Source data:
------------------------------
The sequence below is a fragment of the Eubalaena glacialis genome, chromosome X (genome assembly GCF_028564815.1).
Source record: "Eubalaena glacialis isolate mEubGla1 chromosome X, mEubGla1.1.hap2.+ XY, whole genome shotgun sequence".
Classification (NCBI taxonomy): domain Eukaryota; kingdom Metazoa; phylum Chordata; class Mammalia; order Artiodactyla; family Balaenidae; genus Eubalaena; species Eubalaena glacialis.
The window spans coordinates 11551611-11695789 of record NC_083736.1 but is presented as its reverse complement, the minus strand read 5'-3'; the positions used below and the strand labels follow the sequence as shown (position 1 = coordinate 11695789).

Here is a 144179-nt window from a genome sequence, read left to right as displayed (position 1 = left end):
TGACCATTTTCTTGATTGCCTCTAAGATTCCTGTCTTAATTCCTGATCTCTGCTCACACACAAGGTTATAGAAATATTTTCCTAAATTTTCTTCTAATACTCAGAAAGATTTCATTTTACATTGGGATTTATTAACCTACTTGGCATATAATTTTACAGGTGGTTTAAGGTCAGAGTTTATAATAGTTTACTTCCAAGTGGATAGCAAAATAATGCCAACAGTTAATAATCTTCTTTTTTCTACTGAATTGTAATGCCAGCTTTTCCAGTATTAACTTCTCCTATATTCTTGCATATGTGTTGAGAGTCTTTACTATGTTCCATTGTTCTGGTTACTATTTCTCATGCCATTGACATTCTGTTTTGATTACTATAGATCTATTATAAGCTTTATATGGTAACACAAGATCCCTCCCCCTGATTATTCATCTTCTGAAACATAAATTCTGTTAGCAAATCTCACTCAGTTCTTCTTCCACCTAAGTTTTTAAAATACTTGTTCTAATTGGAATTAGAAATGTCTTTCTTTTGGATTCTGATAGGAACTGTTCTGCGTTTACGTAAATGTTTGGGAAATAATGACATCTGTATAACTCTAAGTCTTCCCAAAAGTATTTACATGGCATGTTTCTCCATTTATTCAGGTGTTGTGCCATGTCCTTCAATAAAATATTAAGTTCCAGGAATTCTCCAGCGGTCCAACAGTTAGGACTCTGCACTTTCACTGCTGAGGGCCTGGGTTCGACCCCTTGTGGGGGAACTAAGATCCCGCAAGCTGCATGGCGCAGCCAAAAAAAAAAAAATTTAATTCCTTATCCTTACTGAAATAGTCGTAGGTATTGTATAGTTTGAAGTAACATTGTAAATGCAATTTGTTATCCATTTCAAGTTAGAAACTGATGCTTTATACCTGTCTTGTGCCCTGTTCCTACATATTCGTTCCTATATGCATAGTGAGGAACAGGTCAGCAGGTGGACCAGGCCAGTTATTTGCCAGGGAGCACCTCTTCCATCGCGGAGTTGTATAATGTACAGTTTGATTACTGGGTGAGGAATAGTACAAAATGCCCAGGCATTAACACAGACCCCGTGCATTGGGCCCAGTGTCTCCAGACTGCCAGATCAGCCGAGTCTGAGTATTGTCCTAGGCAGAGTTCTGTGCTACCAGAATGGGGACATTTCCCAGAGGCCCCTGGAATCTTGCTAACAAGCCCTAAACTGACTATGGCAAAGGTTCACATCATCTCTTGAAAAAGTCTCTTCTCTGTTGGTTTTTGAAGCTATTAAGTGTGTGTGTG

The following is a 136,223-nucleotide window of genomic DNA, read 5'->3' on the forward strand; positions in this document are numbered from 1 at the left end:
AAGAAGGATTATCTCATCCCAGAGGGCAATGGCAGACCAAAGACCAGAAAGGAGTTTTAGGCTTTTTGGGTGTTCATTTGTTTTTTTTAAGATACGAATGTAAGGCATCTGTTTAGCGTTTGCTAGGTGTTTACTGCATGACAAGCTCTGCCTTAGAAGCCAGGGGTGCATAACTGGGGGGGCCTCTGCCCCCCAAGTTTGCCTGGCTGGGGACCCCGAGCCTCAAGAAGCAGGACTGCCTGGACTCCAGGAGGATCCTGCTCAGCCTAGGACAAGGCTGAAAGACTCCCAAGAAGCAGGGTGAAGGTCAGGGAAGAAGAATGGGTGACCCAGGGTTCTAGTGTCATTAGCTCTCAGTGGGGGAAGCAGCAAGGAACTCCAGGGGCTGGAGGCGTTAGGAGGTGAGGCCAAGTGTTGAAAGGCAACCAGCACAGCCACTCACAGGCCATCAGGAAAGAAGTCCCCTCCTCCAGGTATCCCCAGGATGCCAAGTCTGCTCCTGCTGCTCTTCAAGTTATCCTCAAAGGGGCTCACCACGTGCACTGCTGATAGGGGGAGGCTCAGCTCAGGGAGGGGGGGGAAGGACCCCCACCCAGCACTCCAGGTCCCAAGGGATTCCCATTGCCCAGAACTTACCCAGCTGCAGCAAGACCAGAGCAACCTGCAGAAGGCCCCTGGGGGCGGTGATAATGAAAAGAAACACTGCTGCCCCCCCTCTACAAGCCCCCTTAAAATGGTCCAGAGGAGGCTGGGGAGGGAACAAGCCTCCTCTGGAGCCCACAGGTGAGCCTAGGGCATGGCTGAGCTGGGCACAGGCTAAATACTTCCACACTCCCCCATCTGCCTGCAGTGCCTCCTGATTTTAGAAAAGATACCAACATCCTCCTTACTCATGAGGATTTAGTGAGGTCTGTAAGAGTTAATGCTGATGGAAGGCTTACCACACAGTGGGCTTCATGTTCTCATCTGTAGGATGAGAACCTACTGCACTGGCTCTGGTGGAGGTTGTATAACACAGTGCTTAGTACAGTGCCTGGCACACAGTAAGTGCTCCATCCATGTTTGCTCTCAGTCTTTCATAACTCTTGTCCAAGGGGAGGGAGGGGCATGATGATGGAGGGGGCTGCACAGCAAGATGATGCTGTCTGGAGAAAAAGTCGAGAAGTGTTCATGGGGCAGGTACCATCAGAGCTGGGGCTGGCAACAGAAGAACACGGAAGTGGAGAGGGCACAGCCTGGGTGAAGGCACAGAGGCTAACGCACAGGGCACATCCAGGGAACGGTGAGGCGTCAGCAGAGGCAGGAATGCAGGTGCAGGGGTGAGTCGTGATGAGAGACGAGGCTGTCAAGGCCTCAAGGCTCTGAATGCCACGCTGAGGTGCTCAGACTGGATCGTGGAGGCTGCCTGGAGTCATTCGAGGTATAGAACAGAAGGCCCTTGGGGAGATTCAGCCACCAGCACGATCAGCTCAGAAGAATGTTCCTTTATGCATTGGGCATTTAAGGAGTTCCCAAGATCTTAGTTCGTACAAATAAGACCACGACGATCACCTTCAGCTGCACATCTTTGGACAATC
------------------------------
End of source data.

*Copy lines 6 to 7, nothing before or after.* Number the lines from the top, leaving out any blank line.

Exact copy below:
TGACCATTTTCTTGATTGCCTCTAAGATTCCTGTCTTAATTCCTGATCTCTGCTCACACACAAGGTTATAGAAATATTTTCCTAAATTTTCTTCTAATACTCAGAAAGATTTCATTTTACATTGGGATTTATTAACCTACTTGGCATATAATTTTACAGGTGGTTTAAGGTCAGAGTTTATAATAGTTTACTTCCAAGTGGATAGCAAAATAATGCCAACAGTTAATAATCTTCTTTTTTCTACTGAATTGTAATGCCAGCTTTTCCAGTATTAACTTCTCCTATATTCTTGCATATGTGTTGAGAGTCTTTACTATGTTCCATTGTTCTGGTTACTATTTCTCATGCCATTGACATTCTGTTTTGATTACTATAGATCTATTATAAGCTTTATATGGTAACACAAGATCCCTCCCCCTGATTATTCATCTTCTGAAACATAAATTCTGTTAGCAAATCTCACTCAGTTCTTCTTCCACCTAAGTTTTTAAAATACTTGTTCTAATTGGAATTAGAAATGTCTTTCTTTTGGATTCTGATAGGAACTGTTCTGCGTTTACGTAAATGTTTGGGAAATAATGACATCTGTATAACTCTAAGTCTTCCCAAAAGTATTTACATGGCATGTTTCTCCATTTATTCAGGTGTTGTGCCATGTCCTTCAATAAAATATTAAGTTCCAGGAATTCTCCAGCGGTCCAACAGTTAGGACTCTGCACTTTCACTGCTGAGGGCCTGGGTTCGACCCCTTGTGGGGGAACTAAGATCCCGCAAGCTGCATGGCGCAGCCAAAAAAAAAAAAATTTAATTCCTTATCCTTACTGAAATAGTCGTAGGTATTGTATAGTTTGAAGTAACATTGTAAATGCAATTTGTTATCCATTTCAAGTTAGAAACTGATGCTTTATACCTGTCTTGTGCCCTGTTCCTACATATTCGTTCCTATATGCATAGTGAGGAACAGGTCAGCAGGTGGACCAGGCCAGTTATTTGCCAGGGAGCACCTCTTCCATCGCGGAGTTGTATAATGTACAGTTTGATTACTGGGTGAGGAATAGTACAAAATGCCCAGGCATTAACACAGACCCCGTGCATTGGGCCCAGTGTCTCCAGACTGCCAGATCAGCCGAGTCTGAGTATTGTCCTAGGCAGAGTTCTGTGCTACCAGAATGGGGACATTTCCCAGAGGCCCCTGGAATCTTGCTAACAAGCCCTAAACTGACTATGGCAAAGGTTCACATCATCTCTTGAAAAAGTCTCTTCTCTGTTGGTTTTTGAAGCTATTAAGTGTGTGTGTG

The following is a 136,223-nucleotide window of genomic DNA, read 5'->3' on the forward strand; positions in this document are numbered from 1 at the left end: